In other words, the pre-season shoe may finally be on the other foot. The Oilers are facing a lineup loaded with more regular NHLers, not to mention the man who could be the best goaltender in the NHL in any given season (Luongo's playoff collapse against the Chicago Blackhawks notwithstanding).

Whether the Oilers win or lose tonight, this game will finally give Oilers fans a better indication of wether or not Pat Quinn's presence behind the Edmonton bench is making a difference for this team so far.

To date the Oilers have enjoyed the luxury of playing teams featuring mostly AHLers and third- or fourth-line NHLers. Tonight marks their first foray against serious competition in the Pat Quinn era.

Hopefully, they're up to the challenge.

Friday, September 18, 2009

Keep It Up

To pretend that tonight's game against the Florida Panthers was about much of anything other than Mike Comrie re-earning the respect and adulation of Oilers fans would be purely foolish.

If Comrie continues to play the way he did tonight he will win Oilers fans back in spades. Notching four assists in a shutout over the Panthers, Comrie left Oilers fans chanting his name.

Maybe it shouldn't be so surprising.

Part of the anger Oilers fans felt after Comrie's holdout (and subsequent trade) was derived from the fact that, as a hometown boy, Comrie is a player Oilers fans wanted to love. That Comrie could so casually make the decision that playing for the Oilers wasn't worth putting his pride second to the team certainly left a sour taste in many Oilers fans -- like a smitten high schooler embittered because the object of his affection won't date him if he isn't on the football team.

If Comrie maintains this blistering scoring pace -- six points (all assists) in two games -- Oilers fans will come to adore him again. Nothing wins over the Heartland like a winner.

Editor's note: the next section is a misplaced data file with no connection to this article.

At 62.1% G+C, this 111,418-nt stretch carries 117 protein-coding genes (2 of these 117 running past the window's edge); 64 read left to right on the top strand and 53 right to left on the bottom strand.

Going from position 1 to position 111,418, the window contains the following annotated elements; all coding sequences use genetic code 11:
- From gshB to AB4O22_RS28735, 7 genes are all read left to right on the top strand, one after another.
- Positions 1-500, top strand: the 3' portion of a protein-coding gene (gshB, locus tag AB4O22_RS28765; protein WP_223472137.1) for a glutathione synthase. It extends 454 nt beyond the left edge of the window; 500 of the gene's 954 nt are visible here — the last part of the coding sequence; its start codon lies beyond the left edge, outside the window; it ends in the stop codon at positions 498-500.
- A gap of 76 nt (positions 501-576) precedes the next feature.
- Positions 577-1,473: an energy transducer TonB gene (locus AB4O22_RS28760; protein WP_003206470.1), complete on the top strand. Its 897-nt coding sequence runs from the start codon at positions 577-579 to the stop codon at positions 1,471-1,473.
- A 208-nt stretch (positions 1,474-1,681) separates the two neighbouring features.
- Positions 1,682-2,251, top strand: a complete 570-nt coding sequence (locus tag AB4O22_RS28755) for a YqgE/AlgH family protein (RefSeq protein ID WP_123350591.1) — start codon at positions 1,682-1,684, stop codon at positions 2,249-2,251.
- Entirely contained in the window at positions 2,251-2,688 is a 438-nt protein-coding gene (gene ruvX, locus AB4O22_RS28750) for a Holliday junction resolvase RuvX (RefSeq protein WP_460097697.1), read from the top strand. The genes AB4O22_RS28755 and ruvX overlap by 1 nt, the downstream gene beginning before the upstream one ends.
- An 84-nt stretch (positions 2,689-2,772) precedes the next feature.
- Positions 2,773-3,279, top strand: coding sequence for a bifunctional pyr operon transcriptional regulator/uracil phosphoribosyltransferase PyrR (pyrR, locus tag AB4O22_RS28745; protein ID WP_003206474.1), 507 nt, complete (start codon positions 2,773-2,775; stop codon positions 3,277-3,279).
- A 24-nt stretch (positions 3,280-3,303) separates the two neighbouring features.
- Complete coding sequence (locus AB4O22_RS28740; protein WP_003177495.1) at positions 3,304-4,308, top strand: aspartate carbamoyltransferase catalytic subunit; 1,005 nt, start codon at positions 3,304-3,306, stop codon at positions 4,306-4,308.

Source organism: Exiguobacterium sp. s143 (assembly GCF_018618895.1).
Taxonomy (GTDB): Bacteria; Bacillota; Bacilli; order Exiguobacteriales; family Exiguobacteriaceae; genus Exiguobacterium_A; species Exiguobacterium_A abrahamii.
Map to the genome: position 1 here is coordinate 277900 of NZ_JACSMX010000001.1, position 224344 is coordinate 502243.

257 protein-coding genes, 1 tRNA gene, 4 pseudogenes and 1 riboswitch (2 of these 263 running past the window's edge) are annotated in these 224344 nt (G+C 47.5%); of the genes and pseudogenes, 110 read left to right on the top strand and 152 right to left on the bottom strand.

Patrick O'Sullivan also continued his rehabilitation as an Oiler, Scoring a goal and assisting on a tally by Jean-Francois Jacques. With three goals and an assist in the preseason, his total through two games of play nearly matches what he accomplished in 19 games last season, when he scored six points throughout the crucial stretch drive.

Shawn Horcoff and Taylor Chorney had the other two goals for the Oilers. Ryan Stone had two assists and Tom Gilbert also chipped in a helper.

Next to Comrie's sparkling play, the other big story in tonight's game was the debut of Nikolai Khabibulin in the Oilers net. While not nearly as busy as Tomas Vokoun was for the Panthers -- Khabibulin faced 18 shots while Vokoun stared down 34 of 38 shots -- a shutout is precisely how one has to imagine Khabibulin wanted to start his career as an Edmonton Oiler.

If Comrie hadn't been so dominant tonight -- although the Panthers iced a lack-lustre lineup featuring only Brian McCabe, Jordan Leopold, Cory Stillman and Steven Reinprecht as notables -- Khabibulin's shutout likely would have been the big story. But, as has to date become thematic this preseason, the Oilers have shown they can emerge victorious over less skilled and experienced competition.

Tomorrow night's game against the Vancouver Canucks will likely be very, very different. Ales Hemsky and company will now face the task of continuing a (to date) undefeated preseason.